The National Association of Insurance Commissioners says most states require that titles indicate when a car or truck has sustained flood damage. However, the National Association of Insurance Commissioners says some wholesalers re-register vehicles in other states to avoid having damage noted and the value of the vehicles lessened. This process is called “title washing.”

Damaged cars registered in Arkansas, Colorado, Maryland, Mississippi, Montana, New Mexico and Utah may carry a “salvage title” with no indication that they’ve been flooded.

Dealers we’ve talked with locally say they have no worries about wholesalers in Maine being less than up-front about disclosing water damage. But they advise consumers to think carefully about private sales and investigate as fully as possible the history of vehicles before buying.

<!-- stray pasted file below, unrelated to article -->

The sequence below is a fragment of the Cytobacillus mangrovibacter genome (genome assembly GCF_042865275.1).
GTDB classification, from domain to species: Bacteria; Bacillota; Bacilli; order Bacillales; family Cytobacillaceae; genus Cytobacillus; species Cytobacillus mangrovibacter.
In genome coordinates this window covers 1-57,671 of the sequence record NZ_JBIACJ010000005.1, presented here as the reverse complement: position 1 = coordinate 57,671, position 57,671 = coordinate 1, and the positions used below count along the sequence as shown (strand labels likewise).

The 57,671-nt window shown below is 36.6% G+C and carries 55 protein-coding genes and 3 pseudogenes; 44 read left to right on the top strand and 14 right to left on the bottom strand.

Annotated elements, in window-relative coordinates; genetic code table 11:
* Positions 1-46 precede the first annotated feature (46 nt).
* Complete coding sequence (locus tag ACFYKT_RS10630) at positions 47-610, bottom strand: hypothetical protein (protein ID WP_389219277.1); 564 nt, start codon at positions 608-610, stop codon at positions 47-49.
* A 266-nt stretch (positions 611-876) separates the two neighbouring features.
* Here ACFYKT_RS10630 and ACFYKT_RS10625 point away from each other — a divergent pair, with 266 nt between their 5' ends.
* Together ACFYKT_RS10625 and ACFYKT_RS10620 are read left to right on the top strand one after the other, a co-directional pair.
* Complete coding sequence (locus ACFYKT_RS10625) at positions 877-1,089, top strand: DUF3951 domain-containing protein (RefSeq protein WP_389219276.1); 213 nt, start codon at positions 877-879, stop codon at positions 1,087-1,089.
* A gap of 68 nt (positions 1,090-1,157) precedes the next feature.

You can get a vehicle history for a fee from Carfax ( www.carfax.com), Auto Check ( www.autocheck.com) and Consumer Guide ( www.auto.consumerguide.com).

The homepage of the National Insurance Crime Bureau website ( https://www.ncib.org), VINCheck lets you check a Vehicle Identification Number (VIN) to see if a vehicle has been reported as salvage by its member insurance companies.

For more information on titles and title searches, including applicable fees, contact Maine’s Bureau of Motor Vehicles at 624-9000 or visit www.maine.gov/sos/bmv.

Consumer Forum is a collaboration of the Bangor Daily News and Northeast CONTACT, Maine’s all-volunteer, nonprofit consumer organization. For assistance with consumer-related issues, including consumer fraud and identity theft, or for information, write Consumer Forum, P.O. Box 486, Brewer, ME 04412, visit http://necontact.wordpress.com or email contacexdir@live.com.

Think it’s E-Z? – FTC Scam Alert

Love breezing through tollbooths with your E-Z Pass? A new scam is taking advantage of that.

Here’s how it works: You get an email that appears to be from E-Z Pass. It has the E-Z Pass logo, and says you owe money for driving on a toll road. It also provides a link to click for your invoice.